Fill file with Zeros

Sort of works but for what ever reason it only works on the last hit …Lots of people use PS scripts with sdelete … I guess I could load up that binary into memory PS via encode but that seems overkill and may still get flagged as bad from Security software.

Ref: Cyber Defense Training & Resources | SANS Institute
ref this takes to long and I dont need ‘secure’ delete just /dev/null to file and delete ( prevent most data recovery tools ) :

function wow1

[CmdletBinding()] Param (
[Parameter(Mandatory = $True, ValueFromPipeline = $True)] $Path )

$bytes = (Get-Item $Path).length

$myArray = ,0 * $bytes

write-host $Path.FullName

#Remove-Item $Path


#iex ‘echo A > c:\delete_OLD\txt.txt’
Get-ChildItem c:\delete_OLD\ -Force -Recurse -Include * -File | wow1

Why not just call the built-n Windows cipher.exe a try. Just shell out to it from your script. AV will not scream about this cipher.exe use.
It’s in every version of Windows, since WinXP.
Use Cipher.exe to overwrite deleted data - Windows Server | Microsoft Docs

Interesting! not sure this will work I don’t want to wait 9h ours to delete one file :slight_smile: It looks like I can crypt the files I want to delete and then run that command but I think that will takt 2x’s as long to crypt and then secure delete the file. I am just trying to quickly write 0’s to the files.

Trying to rewrite my quickclean and quickkill with just powershell and GitHub - MoscaDotTo/Winapp2: A database of extended cleaning routines for popular Windows PC based maintenance software.

I see some of your point :

"With modern solid-state drives, the drive's firmware scatters a file's data across the drive. Deleting a file will result in a “TRIM” command being sent, and the SSD may eventually remove the data during garbage collection. A secure delete tool can tell an SSD to overwrite a file with junk data, but the SSD controls where that junk data is written to. The file will appear to be deleted, but its data may still be lurking around somewhere on the drive. Secure delete tools just don't work reliably with solid-state drives. (The conventional wisdom is that, with TRIM enabled, the SSD will automatically delete its data when you delete the file. This isn't necessarily true, and it's more complicated than that.)"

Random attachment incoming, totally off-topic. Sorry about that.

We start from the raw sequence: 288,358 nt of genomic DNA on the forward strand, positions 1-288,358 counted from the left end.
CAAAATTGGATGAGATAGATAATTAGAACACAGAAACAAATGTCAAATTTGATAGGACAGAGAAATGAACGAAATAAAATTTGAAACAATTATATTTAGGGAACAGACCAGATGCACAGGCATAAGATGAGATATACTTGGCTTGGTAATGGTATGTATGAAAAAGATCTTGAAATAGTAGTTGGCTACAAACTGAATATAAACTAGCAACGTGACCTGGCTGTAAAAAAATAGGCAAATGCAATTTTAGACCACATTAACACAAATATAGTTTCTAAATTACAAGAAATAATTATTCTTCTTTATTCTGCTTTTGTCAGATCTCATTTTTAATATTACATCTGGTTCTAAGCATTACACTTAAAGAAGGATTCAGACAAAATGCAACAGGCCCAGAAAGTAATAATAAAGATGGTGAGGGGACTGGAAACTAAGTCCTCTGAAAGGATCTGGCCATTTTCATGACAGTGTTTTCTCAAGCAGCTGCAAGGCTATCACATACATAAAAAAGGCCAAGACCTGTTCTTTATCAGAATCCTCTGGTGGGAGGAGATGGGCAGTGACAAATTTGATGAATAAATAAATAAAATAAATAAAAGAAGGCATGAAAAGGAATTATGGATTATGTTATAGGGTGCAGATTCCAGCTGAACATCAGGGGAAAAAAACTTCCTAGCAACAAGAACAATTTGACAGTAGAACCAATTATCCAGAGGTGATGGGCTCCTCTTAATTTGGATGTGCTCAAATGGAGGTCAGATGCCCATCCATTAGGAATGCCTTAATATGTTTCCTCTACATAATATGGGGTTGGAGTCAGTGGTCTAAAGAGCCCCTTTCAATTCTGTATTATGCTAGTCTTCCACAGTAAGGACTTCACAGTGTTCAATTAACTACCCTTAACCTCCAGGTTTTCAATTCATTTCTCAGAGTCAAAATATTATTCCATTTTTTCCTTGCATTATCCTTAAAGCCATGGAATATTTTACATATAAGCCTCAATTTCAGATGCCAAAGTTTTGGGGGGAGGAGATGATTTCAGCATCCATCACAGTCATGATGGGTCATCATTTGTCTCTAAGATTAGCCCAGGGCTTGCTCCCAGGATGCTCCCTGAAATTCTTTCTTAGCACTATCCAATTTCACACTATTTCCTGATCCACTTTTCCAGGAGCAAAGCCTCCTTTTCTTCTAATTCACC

You could use some .NET methods to do it. Here’s an illustrative example script I threw together:

$File = New-TemporaryFile
"Hello, I am Steve" | Set-Content -Path $File.FullName
Write-Host "Testing file contents..."
Get-Content -Path $File.FullName

$Bytes = [System.IO.File]::ReadAllBytes($File.FullName)
$Bytes | % {"{0:X}" -f $_} | Out-Host

[byte[]] $ZeroBytes = 1..($Bytes.Length) | ForEach-Object {

Write-Host "Overwriting file with zeroes..."

[System.IO.File]::WriteAllBytes($File.FullName, $ZeroBytes)

Write-Host "Checking file contents..."

Get-Content $File.FullName

And the short version, in function form for easy use:

function Reset-FileBytes {
    [CmdletBinding(SupportsShouldProcess, ConfirmImpact = "Medium")]
        [Parameter(Position = 0, Mandatory, ValueFromPipeline, ValueFromPipelineByPropertyName)]
        [Alias('FullName', 'FilePath')]
            Test-Path -Path $_
    process {
        Write-Verbose "File contents being overwritten:"
        Get-Content -Path $Path | Write-Verbose

        $ByteLength = [System.IO.File]::ReadAllBytes($Path).Length

        Write-Verbose "File length in bytes: $ByteLength"

        if ($PSCmdlet.ShouldProcess($Path, "Overwrite all bytes with zero-bytes.")) {
            [byte[]] $EmptyBytes = 1..$ByteLength | ForEach-Object {

            [System.IO.File]::WriteAllBytes($Path, $EmptyBytes)

        Write-Verbose "File content should now be zero-bytes, displayed below:"
        [System.IO.File]::ReadAllBytes($Path) | Write-Verbose